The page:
Thu, 04 Nov 2004

Finding my way through the Wireless maze

We've got a cool new Linksys wireless router at the flat, so I started looking for a PCI wireless adapter. This kind of hardware is that kind of stuff you've really want to be sure about before buying, because Linux support for the different chipsets varies a lot depending on minor details. Unfortunately, the boxes of the products in the stores never give specific details and you never know what you've got until you get home and stick it into your computer.

Nearly three weeks ago, after having waited for over two weeks to get a Conceptronics card in my usual computer store, I went to a big electronics shop and got a D-Link card. Of course, there was no indication of what kind of chip this would be, and I didn't carry a printed list of supported stuff with me, so I decided to buy it and try my luck. When I got home, I discovered in horror it was a Broadcom, and quickly went back and got another one, as these cards only work with evil binary-only drivers.

The second try revealed an Atheros chip inside. Even if this was looking better, the available Linux driver doesn't seem to be included in the stock Debian kernel image. Probably because there's some non-free/binary part to it.

At this point, the local show finally got stock of the Conceptronic cards, which besides being very cheap, were reportedly working for most people. The one I got, a new revision, had a RaLink chip, which at first sight appeared to be supported for Linux by upstream directly. Too bad: the current 2.6 kernel froze my box everytime I started pumping some traffic through the card. Argh!

Two days ago I went to the big store again to return the second card, and saw they had new stuff, including SMC2802W. After assuring this couldn't fail (Prism logo in the box and high success rate from other users), I decided to have another go. GAH! Sure, the card is a Prism, but it's not the same SMC2802W everyone's using. Those are V1, while mine is V2:

0000:00:09.0 Network controller: Intersil Corporation Intersil ISL3890 [Prism GT/Prism Duette] (rev 01)
0000:00:09.0 0280: 1260:3890 (rev 01)
        Subsystem: 1113:ee03

The driver loads, but when you configure the interface, the kernel starts spitting stuff and you get no link at all:

eth1: mgmt tx queue is still full

Oh well. At this point, I'm considering conceeding a little bit to ugly solutions like using ndiswrapper for a while, as people report that more or less work, while the prism54 driver is fixed or enhanced to support this new hardware. I'm open to suggestions and advice too, as I'm a bit fed up of all of this story. Does anyone know if it's a safe bet to wait for a better driver? Should I expect for this to take a long time? If I need to return the card to the store, I should do it at the end of next week, so I have a bit of time to decide still. TIA!

If you're considering using ndiswrapper you may as well get that Atheros card back and use madwifi with it, which does require a binary blob - non-free because releasing the source would violate some sort of FCC regulations, since Atheros hardware is capable of accessing radio frequencies outside of the 802.11 range (I believe.) Their website tells all -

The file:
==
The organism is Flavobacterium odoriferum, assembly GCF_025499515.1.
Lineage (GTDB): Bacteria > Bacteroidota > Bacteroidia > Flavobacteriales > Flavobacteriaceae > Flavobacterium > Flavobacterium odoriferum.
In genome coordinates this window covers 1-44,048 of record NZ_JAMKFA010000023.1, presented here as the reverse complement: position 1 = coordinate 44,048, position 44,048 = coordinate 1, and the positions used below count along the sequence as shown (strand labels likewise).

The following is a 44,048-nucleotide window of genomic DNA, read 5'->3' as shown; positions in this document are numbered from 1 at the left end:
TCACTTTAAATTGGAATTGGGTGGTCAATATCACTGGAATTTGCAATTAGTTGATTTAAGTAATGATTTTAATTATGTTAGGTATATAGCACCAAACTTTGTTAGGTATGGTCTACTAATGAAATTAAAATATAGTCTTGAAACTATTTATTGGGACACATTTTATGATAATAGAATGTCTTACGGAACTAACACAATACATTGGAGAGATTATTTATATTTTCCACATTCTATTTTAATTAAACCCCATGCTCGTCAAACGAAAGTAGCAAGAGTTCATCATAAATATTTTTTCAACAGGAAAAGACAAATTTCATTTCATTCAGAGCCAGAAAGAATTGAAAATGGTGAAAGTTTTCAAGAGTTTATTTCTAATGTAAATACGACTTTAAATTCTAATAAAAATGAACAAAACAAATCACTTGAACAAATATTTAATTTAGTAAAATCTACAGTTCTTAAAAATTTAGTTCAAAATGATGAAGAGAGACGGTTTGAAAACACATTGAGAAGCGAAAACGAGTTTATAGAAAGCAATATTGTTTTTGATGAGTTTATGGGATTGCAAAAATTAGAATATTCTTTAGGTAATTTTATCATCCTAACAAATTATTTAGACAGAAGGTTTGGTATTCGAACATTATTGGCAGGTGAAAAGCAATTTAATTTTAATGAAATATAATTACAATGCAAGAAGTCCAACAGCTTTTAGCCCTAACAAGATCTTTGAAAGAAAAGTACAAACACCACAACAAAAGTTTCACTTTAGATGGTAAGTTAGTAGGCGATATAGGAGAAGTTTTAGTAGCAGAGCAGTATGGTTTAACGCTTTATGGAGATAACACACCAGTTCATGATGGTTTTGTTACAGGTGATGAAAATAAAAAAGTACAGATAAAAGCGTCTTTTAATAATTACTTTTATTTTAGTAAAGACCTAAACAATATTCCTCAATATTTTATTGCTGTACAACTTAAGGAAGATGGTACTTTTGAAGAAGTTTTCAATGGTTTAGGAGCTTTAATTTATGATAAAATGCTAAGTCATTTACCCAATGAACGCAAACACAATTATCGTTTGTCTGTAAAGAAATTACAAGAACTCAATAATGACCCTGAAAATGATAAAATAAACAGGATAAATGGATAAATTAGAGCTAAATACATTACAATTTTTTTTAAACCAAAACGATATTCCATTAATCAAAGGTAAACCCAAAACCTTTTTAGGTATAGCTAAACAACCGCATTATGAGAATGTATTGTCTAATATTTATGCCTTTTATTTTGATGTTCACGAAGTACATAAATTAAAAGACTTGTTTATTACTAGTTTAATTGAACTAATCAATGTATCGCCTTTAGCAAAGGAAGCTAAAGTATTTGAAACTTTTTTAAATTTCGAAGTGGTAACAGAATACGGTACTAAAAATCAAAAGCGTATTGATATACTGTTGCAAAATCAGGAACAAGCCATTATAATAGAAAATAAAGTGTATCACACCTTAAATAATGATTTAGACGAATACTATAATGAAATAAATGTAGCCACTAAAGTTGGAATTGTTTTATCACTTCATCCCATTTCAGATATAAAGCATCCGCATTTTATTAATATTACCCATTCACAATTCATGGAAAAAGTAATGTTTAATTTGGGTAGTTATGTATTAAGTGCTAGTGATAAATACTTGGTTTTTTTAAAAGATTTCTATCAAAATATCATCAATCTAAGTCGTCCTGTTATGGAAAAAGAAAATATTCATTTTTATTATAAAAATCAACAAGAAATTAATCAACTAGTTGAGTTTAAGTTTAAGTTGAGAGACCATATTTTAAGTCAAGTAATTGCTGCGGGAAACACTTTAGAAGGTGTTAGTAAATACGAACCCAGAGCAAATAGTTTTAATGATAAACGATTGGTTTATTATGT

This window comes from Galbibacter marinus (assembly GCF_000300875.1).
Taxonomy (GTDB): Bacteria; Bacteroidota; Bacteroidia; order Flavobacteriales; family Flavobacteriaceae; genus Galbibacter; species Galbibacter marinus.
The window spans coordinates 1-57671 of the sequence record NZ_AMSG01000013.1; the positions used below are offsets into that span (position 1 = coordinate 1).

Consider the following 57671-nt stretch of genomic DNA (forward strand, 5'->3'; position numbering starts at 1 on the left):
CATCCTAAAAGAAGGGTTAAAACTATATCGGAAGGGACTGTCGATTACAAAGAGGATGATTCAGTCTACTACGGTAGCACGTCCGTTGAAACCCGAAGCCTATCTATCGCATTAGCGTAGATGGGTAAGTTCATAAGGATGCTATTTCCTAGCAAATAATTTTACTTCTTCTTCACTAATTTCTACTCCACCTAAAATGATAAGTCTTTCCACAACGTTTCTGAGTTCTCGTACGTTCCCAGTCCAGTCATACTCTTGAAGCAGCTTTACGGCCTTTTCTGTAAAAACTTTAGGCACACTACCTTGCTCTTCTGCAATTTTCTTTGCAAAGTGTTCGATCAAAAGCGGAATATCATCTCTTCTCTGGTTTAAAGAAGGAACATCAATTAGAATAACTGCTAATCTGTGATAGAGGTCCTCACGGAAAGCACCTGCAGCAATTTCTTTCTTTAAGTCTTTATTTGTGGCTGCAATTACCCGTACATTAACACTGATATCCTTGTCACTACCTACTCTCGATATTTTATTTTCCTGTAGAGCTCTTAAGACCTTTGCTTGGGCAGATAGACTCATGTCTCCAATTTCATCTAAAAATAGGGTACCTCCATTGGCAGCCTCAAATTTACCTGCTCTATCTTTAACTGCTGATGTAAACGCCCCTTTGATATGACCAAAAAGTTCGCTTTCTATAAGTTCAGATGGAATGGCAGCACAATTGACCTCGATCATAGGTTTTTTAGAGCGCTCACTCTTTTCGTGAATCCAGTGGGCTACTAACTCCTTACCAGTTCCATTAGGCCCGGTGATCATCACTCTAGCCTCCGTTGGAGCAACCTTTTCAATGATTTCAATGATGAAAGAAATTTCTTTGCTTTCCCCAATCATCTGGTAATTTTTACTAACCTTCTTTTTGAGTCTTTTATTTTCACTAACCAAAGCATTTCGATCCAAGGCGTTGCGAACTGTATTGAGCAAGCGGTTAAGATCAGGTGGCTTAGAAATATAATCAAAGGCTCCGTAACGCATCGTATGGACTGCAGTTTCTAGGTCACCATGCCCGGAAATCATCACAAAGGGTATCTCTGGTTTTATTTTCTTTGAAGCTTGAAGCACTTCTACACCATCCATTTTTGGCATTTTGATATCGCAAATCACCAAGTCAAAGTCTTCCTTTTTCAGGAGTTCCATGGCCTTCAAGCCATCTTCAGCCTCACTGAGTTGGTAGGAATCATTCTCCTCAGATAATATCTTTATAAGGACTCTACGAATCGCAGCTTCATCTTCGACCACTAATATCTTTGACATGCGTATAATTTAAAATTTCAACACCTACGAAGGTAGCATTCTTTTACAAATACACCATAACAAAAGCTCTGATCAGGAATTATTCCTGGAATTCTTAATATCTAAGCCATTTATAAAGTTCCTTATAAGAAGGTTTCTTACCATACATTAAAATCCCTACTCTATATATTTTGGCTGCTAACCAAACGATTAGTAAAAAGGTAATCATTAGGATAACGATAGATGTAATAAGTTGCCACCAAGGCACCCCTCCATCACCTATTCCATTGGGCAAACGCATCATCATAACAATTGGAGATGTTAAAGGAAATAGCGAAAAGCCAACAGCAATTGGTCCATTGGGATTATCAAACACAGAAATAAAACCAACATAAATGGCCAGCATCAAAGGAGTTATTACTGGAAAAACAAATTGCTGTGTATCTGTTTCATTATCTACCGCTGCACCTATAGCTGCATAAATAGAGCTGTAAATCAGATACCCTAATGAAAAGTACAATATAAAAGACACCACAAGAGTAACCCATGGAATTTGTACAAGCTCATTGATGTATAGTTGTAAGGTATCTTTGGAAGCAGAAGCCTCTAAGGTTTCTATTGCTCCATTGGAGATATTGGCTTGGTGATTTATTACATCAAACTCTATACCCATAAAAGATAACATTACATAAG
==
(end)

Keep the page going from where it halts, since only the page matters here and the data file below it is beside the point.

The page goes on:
Posted by Joshua Kwan at Fri Nov 5 01:34:39 2004

Hi Josh!

I'm only considering it if I get some impression that the bug is going to be fixed sometime soon.

The thing is I need to get something working the sooner the better, because the flatmates don't really enjoy this network cable going across the dining room.

People keep telling me to look at a pcmcia adapter. It might be the solution, in the end, seeing how much the situation sucks in PCI...

Atheros: yeah, but I'd really appreciate if I didn't have to compile stuff myself: I want to stick to the Just Works stuff. I can deal with firmware uploading, but that's all.

Posted by Jordi at Fri Nov 5 01:49:58 2004

Jordi:  Get a Netgear WG511.  They use the Prism54 Duette chipset.  But make sure you get the v2, which is "made in Taiwan".  The v3 "Made in China" doesn't work, it has the same problem as your other Prism54 card, the mgt queue thing.  The reason is that these new cards are dumber, do more stuff in the driver, and don't use the older OID hardware interface.  I guess they are working on that though.

Posted by Dan Williams at Fri Nov 5 06:04:44 2004

Oh, if you're looking for PCI, go Netgear MA311.  Orinoco/Prism 2.5-based card, works fine with in-kernel drivers.  Its a bit out of date though.

Posted by Dan Williams at Fri Nov 5 06:06:23 2004

I have a SMC prism54 pcmcia that don't work on my laptop (i get the same error as you), but worked instantly on other computers with the same distro (ubuntu/debian). I'm starting to think that is a bug on the pcmcia drivers for some hardware.

Anyway, I changed the card with an Atheros (using the package linux-restricted-modules in Ubuntu) and I'm happy with it.

Posted by Alberto at Mon Nov 8 23:42:16 2004

I'm stuck in the exact same situation, exact same error. Sigh. ndiswrapper does indeed work fine, though it is of course evil. Still, I'd had enough of the Great Future Shop Wireless Card  Merry-Go-Round, so I gave up and am using it.

Posted by AdamW at Wed Nov 10 00:49:34 2004

I think your card a rev. 2 SMC2802W, which is reputed not to work with the prism54 driver.  Sorry to be the bearer of bad news.

ndiswrapper should still work, from what I gathered.

Check the thread at

Posted by Etienne Goyer at Tue Nov 23 22:51:45 2004